Speaking Irish

Ireland is a country that speaks two languages – English and Irish.  The language we refer to as Gaelic, the Irish refer to as Irish.  As I traveled around Ireland, I noticed that all road signs were in both English and Irish.  I was determined to learn a few words in Irish while I visited.

Let me first get my teacher talk out-of-the-way with a little background on Irish and then I will show off a few words I learned while visiting.

Gaelic languages are spoken from Southern Ireland through the Isle of Man and to Northern Scotland and derive from the Celtic language group.  There are 3 modern branches of the Gaelic languages: Irish (Gaeilge), Scottish (Gàidhlig),  and Manx (Gaelg).

The family tree of the Gaelic languages is as follows:

  • Insular Celtic

Insular Celtic languages are the Celtic languages that originated in the British Isles.

  • Primitive Irish

The oldest known form of the Gaelic languages and  is known only from fragments, mostly personal names, inscribed on stone in the Ogham alphabet in Ireland and western Great Britain from around the 4th century to 7th or 8th century.

Ogham_Con

Ogham, sometimes called the “Celtic Tree Alphabet,” is an Early Medieval alphabet used primarily to write the Old Irish language. There are approximately 400- 500 Ogham inscriptions on stone monuments throughout Ireland and western Britain.

  • Old Irish

Old Irish  is the name given to the oldest form of the Gaelic languages for which extensive written texts are extant. It was used from the 6th to the 10th centuries, by which time it had developed into Middle Irish.

  • Middle Irish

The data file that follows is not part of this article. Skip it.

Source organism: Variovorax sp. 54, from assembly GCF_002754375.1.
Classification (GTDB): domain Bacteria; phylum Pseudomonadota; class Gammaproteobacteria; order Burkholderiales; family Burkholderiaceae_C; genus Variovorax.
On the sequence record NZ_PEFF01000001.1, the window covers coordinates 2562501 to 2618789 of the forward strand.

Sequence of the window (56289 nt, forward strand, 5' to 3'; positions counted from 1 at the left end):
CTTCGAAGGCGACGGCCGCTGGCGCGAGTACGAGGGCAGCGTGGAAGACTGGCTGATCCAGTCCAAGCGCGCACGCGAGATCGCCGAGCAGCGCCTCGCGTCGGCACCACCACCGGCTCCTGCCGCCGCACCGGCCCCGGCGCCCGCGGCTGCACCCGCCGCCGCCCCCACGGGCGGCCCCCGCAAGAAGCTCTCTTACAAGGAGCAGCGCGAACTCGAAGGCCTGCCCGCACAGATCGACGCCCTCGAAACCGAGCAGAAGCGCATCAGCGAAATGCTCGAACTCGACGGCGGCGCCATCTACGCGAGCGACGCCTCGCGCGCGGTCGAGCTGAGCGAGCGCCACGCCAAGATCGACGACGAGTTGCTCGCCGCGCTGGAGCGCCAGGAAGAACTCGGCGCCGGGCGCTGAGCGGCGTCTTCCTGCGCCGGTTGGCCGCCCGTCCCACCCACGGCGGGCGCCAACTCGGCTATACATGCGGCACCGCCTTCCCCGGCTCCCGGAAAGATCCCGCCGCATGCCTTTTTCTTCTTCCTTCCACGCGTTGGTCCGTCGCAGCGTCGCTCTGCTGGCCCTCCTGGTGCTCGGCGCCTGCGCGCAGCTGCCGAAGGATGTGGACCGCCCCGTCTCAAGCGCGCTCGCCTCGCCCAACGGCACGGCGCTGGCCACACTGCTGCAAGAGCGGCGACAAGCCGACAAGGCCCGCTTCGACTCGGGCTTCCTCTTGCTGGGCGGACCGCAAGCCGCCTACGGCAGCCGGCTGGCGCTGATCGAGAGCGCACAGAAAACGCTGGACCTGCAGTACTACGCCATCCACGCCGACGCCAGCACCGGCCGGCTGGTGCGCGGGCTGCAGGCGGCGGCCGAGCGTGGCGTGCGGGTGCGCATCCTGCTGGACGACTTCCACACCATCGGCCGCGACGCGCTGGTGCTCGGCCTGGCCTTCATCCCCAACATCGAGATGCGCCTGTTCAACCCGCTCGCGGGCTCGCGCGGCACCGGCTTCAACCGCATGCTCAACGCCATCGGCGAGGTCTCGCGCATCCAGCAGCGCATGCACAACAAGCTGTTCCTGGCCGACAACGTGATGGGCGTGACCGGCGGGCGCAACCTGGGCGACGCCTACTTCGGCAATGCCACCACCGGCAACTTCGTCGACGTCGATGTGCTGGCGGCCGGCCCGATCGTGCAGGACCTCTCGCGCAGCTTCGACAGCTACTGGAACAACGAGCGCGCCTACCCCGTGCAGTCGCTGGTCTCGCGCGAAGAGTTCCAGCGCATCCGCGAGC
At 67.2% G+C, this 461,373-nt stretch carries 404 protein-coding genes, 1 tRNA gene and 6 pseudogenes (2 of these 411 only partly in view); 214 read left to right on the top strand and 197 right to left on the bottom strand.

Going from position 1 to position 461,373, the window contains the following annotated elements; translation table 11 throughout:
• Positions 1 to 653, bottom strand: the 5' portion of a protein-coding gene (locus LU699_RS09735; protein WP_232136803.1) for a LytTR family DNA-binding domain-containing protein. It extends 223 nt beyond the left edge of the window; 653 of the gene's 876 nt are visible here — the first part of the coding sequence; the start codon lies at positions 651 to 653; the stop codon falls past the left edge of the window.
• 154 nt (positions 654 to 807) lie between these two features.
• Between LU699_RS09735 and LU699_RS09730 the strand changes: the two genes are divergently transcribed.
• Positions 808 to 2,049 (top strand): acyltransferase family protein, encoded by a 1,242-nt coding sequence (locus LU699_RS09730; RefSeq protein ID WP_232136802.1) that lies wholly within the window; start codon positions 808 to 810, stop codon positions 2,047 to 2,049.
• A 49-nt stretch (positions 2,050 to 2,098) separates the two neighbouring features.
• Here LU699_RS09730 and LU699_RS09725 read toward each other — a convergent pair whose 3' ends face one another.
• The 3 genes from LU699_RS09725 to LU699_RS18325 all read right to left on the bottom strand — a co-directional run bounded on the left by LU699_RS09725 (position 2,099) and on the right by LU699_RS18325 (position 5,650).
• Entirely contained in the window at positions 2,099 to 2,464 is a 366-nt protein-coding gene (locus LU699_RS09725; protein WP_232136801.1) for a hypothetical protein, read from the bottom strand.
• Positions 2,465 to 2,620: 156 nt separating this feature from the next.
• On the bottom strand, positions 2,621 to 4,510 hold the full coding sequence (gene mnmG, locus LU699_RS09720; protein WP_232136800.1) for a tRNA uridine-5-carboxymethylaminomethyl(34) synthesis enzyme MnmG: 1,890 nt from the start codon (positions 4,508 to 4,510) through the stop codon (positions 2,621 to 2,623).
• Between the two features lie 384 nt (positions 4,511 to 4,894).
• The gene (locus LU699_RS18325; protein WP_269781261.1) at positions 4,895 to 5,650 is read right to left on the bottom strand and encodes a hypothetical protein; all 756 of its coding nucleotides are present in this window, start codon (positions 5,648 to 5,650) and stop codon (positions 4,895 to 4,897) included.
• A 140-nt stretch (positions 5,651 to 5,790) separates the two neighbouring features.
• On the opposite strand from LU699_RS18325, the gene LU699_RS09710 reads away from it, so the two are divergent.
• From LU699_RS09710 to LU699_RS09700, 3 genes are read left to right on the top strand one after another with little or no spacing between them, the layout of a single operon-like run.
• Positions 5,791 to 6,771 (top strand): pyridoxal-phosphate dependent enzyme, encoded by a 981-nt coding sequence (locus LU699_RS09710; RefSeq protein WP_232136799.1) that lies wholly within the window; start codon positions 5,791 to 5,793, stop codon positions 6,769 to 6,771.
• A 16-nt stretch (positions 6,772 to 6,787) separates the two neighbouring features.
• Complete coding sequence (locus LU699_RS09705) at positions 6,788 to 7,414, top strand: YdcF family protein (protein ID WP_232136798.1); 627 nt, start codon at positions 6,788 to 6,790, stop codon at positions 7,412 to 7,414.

Middle Irish is the name given by historical philologists to the Gaelic language spoken in Ireland, Scotland and the Isle of Man from the 10th to 12th centuries.

  • Modern Irish

Irish is now spoken as a first language by a minority of Irish people, as well as being a second language of a larger proportion of the population. Irish enjoys constitutional status as the national and first official language of the Republic of Ireland. It is an official language of the European Union and an officially recognised minority language in Northern Ireland.

Slane 2

Oh Captain, my Captain, giving us a breif history of Slane Castle on the way from Dublin to Bundoran.

 

The first Irish I heard, was a warm welcome by my Captain, and now friend, Niamh.  Upon meeting her in Dublin she proclaimed “Céad mile failte!” This is pronounced as “kade meela fawlcha,” and translated into English means 100 thousand welcomes.  What a lovely way to greet someone.  Irish people have a wonderful way of speaking that can make you want to converse for hours.

I also learned a few words that were on all those road signs as we traveled from Dublin to spend time in Bundoran in Co. Donegal.  We rode in a bus east and north stopping along the way to see interesting areas.  Some Irish words I learned were:

  • Cille (sounds like kill) – means church
  • Baile (bally) – means town
  • Dun – Fort
  • Dun e gal – fort of the foreigner, the name of the Co. and a town we visited

Two other interesting words I learned were Cara and CraicCara means friend.  Many of the people I spent time with on our trip became me cara.  The other, craic (sounds like crack) means fun.  We had great craic in Ireland, especially in 51 pub with me cara Connie on his birthday.  Pub 51 pours a good pint 😉

Well, that seems like enough random musing for today.  Stay tuned for more of my Gypsy escapades around Western Ireland….

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2 Comments (+add yours?)

  1. Ann
    Jan 22, 2013 @ 14:28:34

    Love it Cara!!!

    Reply

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Chair of Social Science, Humanities,
& Foreign Languages

Liberal Arts & University Transfer
Craven Community College

800 College Court
New Bern, NC 28562
Email: bellaceroc@cravencc.edu
Phone: 252.638.7328
Fax: 252.638.3231

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